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Writing methods


I have been suggesting for a while that I will do a post on writing methods, i.e. how I go about conducting ‘big’ research projects that are over 7-8,000 words. This means that ‘writing methods’ is, strictly speaking, an inaccurate title, but ‘research methods’ might be more misleading, so I’m going to stick with it!

There is some great advice out there about how one should write. People like Clarissa, Jonathan MayhewMictlantecuhtli,  et al are proponents of the Pomodoro technique (and its variants), perhaps epitomised in this post by Thomas at Research is a Second Language (hat-tip to Clarissa for pointing it out to me). I wish I did this, and I need to think seriously about how to implement it in my life (although I suspect ‘thinking seriously’ is simply a wonderful way to put off implementing it in my life…).

I am currently a user of the slightly chaotic, it-will-all-come-right style of writing, about which Mictlantecuhtli and I had a brief conversation in the comments of one of Clarissa’s posts last week. This is because, I confess, I harbour deep down a romantic notion of the academic literary critic as being spontaneous, beholden to inspiration, etc., just like the romantic image of a brilliant genius author. I was not directly encouraged in this by any of my undergraduate professors (at any Ivy League school), in part because I was always far too shy and self-deprecating to ever put a demand on their time (i.e. seek out their mentorship). I do not perpetuate the approach to writing by virtue of their support up the academic career ladder, as I haven’t really started yet. My only explanation is that I am, quite simply, sporadic at all things. It is an unfortunate family trait, and despite sincere longing for proper self-discipline throughout my secondary and tertiary education, I’ve never actually done anything about it!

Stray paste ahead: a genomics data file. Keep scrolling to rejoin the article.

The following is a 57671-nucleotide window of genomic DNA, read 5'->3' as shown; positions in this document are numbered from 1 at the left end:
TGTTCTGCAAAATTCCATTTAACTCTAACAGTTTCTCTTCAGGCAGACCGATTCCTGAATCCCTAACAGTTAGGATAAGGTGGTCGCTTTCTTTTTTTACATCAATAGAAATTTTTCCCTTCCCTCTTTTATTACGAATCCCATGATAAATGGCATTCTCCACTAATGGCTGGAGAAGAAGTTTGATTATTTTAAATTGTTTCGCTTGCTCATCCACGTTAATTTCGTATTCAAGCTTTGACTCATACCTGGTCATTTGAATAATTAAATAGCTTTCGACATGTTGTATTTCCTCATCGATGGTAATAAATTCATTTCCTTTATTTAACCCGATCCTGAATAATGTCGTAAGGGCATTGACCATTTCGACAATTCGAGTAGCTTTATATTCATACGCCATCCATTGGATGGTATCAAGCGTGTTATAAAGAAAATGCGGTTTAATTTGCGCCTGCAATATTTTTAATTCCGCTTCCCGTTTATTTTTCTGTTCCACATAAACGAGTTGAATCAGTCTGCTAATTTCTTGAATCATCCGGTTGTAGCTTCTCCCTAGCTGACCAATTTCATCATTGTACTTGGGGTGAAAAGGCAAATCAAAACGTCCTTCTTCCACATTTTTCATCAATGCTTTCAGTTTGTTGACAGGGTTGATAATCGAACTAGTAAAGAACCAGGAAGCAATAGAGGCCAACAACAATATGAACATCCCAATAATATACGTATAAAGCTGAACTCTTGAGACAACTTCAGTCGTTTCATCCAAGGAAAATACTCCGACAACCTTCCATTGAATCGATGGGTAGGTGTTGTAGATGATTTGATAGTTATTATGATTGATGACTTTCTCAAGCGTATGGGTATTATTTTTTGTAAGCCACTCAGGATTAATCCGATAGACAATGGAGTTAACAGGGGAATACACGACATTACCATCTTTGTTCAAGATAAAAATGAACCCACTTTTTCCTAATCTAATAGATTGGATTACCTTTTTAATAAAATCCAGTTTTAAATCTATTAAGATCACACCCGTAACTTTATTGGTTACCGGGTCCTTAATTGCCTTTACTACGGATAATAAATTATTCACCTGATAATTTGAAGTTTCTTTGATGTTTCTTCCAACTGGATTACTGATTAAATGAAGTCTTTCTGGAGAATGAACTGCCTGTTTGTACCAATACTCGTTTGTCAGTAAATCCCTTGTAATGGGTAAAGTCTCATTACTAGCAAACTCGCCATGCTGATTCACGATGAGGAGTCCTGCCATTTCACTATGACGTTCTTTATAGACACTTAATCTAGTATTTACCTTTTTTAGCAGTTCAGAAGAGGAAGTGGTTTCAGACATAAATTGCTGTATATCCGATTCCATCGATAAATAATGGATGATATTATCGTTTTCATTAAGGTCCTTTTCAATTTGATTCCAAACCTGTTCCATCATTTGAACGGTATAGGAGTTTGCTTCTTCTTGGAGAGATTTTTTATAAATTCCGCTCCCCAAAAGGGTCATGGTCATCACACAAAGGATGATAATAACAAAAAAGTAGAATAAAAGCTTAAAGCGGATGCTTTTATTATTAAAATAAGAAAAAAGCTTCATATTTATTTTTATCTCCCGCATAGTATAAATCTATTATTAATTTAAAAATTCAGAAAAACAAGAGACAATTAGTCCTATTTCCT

With this confession in mind, then, below the fold is the process by which I sculpt (the best term for it, I think) longer research projects on the assumption that I have already chosen at least one of the texts on which I will be writing.